Skip navigation links

Package org.apache.sis.referencing.operation.projection

Map projection implementations.

See: Description

Package org.apache.sis.referencing.operation.projection Description

Map projection implementations. This package is mostly for documentation purpose (each projection documents its name and parameters) and for implementors who want to extend a map projection. This package should usually not be used directly.

The best way to get a projection is to use the coordinate operation factory with the source and target CRS. That factory can bundle the projections defined in this package, together with any affine transform required for handling unit conversions and axis swapping, in a single (potentially concatenated) operation.

Users wanting to build their transforms directly should also avoid instantiating objects directly from this package and use a math transform factory instead. The create­Parameterized­Transform(…) method of that factory is subjects to the same rules than this package, namely input coordinates must be (longitude, latitude) in decimal degrees and output coordinates must be (easting, northing) in metres. More on this convention is explained below.

Users wanting to know more about the available projections and their parameters should look at the list of coordinate operation methods. Only users interested in the implementation of those projections should look at this package.

Definition of terms
Axis units and orientation
Many geographic coordinate reference systems use axis in (latitude, longitude) order, but not all. Axis order, orientation and units are CRS-dependent. For example some CRS use longitude values increasing toward East, while some others use longitude values increasing toward West. The axis order must be specified in all CRS, and any method working with them should take their axis order and units in account.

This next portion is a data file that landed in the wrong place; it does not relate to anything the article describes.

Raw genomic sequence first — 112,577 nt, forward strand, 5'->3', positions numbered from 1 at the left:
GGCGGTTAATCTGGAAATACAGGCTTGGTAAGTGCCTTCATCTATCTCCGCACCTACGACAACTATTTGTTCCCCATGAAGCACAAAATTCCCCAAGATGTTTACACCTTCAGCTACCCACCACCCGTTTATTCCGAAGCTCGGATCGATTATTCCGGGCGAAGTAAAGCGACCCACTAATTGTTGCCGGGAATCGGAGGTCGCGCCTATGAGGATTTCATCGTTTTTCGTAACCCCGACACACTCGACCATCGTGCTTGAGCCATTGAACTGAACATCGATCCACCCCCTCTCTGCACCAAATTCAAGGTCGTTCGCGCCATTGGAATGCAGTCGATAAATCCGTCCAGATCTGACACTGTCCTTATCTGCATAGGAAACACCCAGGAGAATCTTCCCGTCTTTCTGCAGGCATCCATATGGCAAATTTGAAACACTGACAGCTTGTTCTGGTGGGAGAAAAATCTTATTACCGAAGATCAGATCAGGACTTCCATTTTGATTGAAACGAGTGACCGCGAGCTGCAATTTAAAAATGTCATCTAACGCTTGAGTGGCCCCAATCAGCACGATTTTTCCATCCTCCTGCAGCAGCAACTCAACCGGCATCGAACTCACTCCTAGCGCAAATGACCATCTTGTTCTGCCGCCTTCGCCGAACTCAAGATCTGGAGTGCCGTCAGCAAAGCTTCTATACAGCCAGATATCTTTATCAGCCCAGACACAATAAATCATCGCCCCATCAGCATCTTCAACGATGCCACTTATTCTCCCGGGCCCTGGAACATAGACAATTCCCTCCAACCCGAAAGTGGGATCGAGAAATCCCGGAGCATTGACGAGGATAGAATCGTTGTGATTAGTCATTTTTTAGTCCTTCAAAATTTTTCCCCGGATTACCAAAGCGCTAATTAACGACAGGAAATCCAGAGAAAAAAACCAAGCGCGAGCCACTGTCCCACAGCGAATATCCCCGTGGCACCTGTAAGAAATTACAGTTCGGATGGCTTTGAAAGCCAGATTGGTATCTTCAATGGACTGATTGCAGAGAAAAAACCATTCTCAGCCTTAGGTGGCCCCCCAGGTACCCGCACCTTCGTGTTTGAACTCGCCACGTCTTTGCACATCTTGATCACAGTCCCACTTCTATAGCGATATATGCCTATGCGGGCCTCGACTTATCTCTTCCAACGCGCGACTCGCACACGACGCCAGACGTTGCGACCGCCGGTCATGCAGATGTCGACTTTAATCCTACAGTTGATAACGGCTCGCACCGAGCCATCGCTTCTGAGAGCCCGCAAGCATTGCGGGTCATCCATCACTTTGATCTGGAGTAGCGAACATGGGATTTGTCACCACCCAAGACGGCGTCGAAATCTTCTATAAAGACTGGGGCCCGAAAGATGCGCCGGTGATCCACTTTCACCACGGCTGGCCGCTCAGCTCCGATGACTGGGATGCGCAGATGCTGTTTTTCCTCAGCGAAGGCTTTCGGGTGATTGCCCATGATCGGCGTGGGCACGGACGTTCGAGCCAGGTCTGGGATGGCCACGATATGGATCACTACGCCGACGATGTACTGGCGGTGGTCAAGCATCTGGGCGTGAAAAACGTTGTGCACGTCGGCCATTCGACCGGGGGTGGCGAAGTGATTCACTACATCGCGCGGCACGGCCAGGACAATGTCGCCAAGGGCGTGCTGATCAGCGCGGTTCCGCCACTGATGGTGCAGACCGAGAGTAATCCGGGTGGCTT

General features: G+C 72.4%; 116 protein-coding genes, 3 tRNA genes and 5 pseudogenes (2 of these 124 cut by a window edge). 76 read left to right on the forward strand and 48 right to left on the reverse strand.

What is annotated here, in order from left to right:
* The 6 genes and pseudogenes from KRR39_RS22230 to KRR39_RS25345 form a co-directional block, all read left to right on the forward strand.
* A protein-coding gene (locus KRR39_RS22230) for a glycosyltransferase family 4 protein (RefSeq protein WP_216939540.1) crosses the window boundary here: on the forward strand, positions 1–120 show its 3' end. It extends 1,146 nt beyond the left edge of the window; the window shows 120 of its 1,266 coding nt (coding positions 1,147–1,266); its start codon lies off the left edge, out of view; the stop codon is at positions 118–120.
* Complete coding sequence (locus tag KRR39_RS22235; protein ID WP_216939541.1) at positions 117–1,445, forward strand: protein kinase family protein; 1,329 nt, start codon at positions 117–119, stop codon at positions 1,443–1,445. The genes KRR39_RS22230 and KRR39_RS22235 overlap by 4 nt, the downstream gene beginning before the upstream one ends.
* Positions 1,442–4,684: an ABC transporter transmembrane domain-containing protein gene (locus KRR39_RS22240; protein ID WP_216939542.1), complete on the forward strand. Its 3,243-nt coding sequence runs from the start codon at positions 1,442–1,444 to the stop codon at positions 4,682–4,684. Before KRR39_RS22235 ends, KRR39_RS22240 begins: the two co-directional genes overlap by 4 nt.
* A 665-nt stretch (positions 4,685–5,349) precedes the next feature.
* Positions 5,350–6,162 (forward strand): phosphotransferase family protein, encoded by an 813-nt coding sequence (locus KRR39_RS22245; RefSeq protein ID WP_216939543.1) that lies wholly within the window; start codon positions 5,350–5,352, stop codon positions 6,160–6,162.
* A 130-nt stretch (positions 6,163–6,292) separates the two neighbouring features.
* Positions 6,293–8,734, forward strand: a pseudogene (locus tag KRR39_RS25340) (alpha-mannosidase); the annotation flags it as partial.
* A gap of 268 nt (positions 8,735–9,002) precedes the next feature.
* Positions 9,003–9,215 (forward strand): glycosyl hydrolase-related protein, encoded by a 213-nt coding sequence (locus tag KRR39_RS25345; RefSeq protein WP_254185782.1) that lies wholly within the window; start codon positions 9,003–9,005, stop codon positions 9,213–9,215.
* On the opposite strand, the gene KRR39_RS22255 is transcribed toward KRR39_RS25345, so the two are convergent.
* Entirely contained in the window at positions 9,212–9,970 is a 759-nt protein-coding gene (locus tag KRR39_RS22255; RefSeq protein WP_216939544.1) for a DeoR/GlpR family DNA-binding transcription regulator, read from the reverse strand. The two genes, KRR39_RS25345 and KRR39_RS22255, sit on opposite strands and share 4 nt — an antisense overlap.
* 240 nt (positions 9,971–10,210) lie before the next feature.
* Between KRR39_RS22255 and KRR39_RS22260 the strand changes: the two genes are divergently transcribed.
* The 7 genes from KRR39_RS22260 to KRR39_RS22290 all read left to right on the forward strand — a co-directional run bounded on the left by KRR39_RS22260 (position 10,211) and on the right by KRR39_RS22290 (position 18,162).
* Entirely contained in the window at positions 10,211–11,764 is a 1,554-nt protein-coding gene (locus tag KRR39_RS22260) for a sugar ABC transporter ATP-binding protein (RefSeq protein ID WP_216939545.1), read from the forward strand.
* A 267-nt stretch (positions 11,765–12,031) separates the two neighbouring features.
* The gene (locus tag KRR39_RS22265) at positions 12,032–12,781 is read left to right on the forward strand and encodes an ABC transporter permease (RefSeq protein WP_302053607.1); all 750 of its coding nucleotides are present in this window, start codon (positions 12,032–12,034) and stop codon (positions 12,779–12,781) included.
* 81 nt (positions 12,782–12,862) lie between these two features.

However, map projections defined in this package are transform steps, not the full transform to the final CRS. All projections defined in this package must comply with the OGC 01-009 specification. This specification says (quoting section 10.6 at page 34):

Cartographic projection transforms are used by projected coordinate reference systems to map geographic coordinates (e.g. longitude and latitude) into (x, y) coordinates. These (x, y) coordinates can be imagined to lie on a plane, such as a paper map or a screen. All cartographic projection transforms will have the following properties:
  • Converts from (longitude, latitude) coordinates to (x,y).
  • All angles are assumed to be decimal degrees, and all distances are assumed to be metres.
  • The domain should be a subset of {[-180 … 180)×[-90 … 90]}°.
Although all cartographic projection transforms must have the properties listed above, many projected coordinate reference systems have different properties. For example, in Europe some projected coordinate reference systems use grads instead of decimal degrees, and often the base geographic coordinate reference system is (latitude, longitude) instead of (longitude, latitude). This means that the cartographic projected transform is often used as a single step in a series of transforms, where the other steps change units and swap ordinates.